No Increase in PMU Mares At Slaughter Plants

Thousands of horses from shut-down PMU (pregnant mare urine) farms in Canada and North Dakota are finding new homes in the United States, but few are winding up at slaughter houses at this time, according to slaughter plant managers.

Dick Koehler, general manager of the Beltex plant in Fort Worth, Texas, said that his firm is never in the market for PMU horses because many of them are draft types that do not fit the plant's needs. He said that no PMU horses had wound up at Beltex since the Canada and North Dakota cutbacks. Beltex slaughters about 600 head of horses per week and has been operating on a normal schedule.

A contact at Dallas Crown, located in nearby Kaufman, Texas, said that "a few PMU horses" arrived at the plant some time back, but that they were the only ones. Those horses, the person said, had been purchased in Canada by a buyer. Dallas Crown slaughters about 250 head of horses per week and has been operating at normal levels.

The chief slaughter plant in Canada is Bouvry Exports Calgary Ltd. Claude Bouvry, president, said that his plant is not interested in the thousands of PMU mares which went on the market because they are late in their pregnancies and the plant does not slaughter mares in that condition. He said that virtually no PMU horses had been sold to Bouvry of late. Bouvry slaughters between 240 and 260 horses daily and is operating on a normal schedule.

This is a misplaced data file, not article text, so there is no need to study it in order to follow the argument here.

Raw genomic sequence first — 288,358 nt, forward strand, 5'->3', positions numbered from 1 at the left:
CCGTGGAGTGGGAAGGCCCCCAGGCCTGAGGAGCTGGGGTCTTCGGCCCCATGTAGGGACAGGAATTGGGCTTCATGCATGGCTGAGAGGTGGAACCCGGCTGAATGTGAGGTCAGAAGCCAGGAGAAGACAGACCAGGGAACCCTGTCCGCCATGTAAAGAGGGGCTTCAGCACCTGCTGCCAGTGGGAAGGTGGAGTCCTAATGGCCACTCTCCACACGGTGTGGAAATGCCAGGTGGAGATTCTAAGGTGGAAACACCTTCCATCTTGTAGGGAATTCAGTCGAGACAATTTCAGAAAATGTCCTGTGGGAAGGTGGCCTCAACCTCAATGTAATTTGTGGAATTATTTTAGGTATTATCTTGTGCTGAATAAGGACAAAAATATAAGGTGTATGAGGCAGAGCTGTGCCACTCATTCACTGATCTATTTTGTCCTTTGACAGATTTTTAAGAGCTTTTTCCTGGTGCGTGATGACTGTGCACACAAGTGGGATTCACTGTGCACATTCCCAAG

The third U.S. slaughter plant is Cavel International, located in DeKalb, Ill. It is being rebuilt in the wake of a fire and should reopen this spring. The plant will have slaughter capacity of 100 horses per day.

Prices paid for horses by the slaughter plants fluctuate almost daily, depending on the supply of horses and the demand in the European marketplace. Generally, prices for slaughter horses are lowest in October when many owners sell their animals rather than face winter feed costs. Prices traditionally are highest in January and February when fewer horses are offered for sale to the slaughter plants.

The increased number of PMU horses available is due to a reduction in the number of prescriptions being written for hormone replacement therapy in women, and because of last summer's federal approval of a lower-dose hormone replacement medication. As the result, demand for pregnant mare urine dropped and Canadian-based Wyeth Laboratories, a major processor of pregnant mare urine, in October 2003 announced a mammoth cutback in the number of mares in the program.

When the PMU program was at its peak, there were 437 farms with 47,000 mares "on line" and producing pregnant mare urine. The number of mares has been cut to 11,700.

Wyeth instituted a program to pay for transportation and health test costs on displaced PMU horses sold in the United States. As a result, the horses have been sold and trucked to many areas. Almost none of these horses have wound up at a slaughter plant, according to information from plant managers.

About the Author

Les Sellnow

Les Sellnow is a free-lance writer based near Riverton, Wyo. He specializes in articles on equine research, and operates a ranch where he raises horses and livestock. He has authored several fiction and non-fiction books, including Understanding Equine Lameness and Understanding The Young Horse, published by Eclipse Press and available at or by calling 800/582-5604.

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